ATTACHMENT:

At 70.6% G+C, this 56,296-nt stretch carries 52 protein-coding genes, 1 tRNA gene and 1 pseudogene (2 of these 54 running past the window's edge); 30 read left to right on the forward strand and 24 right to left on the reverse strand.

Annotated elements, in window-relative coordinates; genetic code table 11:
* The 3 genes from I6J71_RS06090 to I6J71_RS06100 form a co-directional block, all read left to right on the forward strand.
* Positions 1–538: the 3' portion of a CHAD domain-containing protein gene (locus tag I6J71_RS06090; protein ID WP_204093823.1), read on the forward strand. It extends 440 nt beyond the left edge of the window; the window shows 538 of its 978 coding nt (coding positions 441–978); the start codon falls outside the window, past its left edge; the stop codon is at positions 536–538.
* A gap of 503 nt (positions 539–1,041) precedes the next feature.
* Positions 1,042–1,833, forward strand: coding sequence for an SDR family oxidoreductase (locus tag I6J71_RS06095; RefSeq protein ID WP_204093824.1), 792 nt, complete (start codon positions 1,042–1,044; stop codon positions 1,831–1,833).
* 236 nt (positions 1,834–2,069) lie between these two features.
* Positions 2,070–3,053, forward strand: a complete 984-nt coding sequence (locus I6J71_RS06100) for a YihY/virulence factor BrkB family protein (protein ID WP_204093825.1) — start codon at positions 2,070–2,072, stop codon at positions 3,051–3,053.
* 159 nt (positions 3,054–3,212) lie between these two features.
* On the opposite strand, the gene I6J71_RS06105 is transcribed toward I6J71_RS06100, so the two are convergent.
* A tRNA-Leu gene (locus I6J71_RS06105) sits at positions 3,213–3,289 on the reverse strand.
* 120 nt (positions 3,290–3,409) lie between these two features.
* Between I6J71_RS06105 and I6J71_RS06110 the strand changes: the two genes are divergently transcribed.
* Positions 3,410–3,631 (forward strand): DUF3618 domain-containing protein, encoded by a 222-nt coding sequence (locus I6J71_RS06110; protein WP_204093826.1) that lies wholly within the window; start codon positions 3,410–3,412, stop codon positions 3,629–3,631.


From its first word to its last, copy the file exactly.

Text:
At 70.6% G+C, this 56,296-nt stretch carries 52 protein-coding genes, 1 tRNA gene and 1 pseudogene (2 of these 54 running past the window's edge); 30 read left to right on the forward strand and 24 right to left on the reverse strand.

Annotated elements, in window-relative coordinates; genetic code table 11:
* The 3 genes from I6J71_RS06090 to I6J71_RS06100 form a co-directional block, all read left to right on the forward strand.
* Positions 1–538: the 3' portion of a CHAD domain-containing protein gene (locus tag I6J71_RS06090; protein ID WP_204093823.1), read on the forward strand. It extends 440 nt beyond the left edge of the window; the window shows 538 of its 978 coding nt (coding positions 441–978); the start codon falls outside the window, past its left edge; the stop codon is at positions 536–538.
* A gap of 503 nt (positions 539–1,041) precedes the next feature.
* Positions 1,042–1,833, forward strand: coding sequence for an SDR family oxidoreductase (locus tag I6J71_RS06095; RefSeq protein ID WP_204093824.1), 792 nt, complete (start codon positions 1,042–1,044; stop codon positions 1,831–1,833).
* 236 nt (positions 1,834–2,069) lie between these two features.
* Positions 2,070–3,053, forward strand: a complete 984-nt coding sequence (locus I6J71_RS06100) for a YihY/virulence factor BrkB family protein (protein ID WP_204093825.1) — start codon at positions 2,070–2,072, stop codon at positions 3,051–3,053.
* 159 nt (positions 3,054–3,212) lie between these two features.
* On the opposite strand, the gene I6J71_RS06105 is transcribed toward I6J71_RS06100, so the two are convergent.
* A tRNA-Leu gene (locus I6J71_RS06105) sits at positions 3,213–3,289 on the reverse strand.
* 120 nt (positions 3,290–3,409) lie between these two features.
* Between I6J71_RS06105 and I6J71_RS06110 the strand changes: the two genes are divergently transcribed.
* Positions 3,410–3,631 (forward strand): DUF3618 domain-containing protein, encoded by a 222-nt coding sequence (locus I6J71_RS06110; protein WP_204093826.1) that lies wholly within the window; start codon positions 3,410–3,412, stop codon positions 3,629–3,631.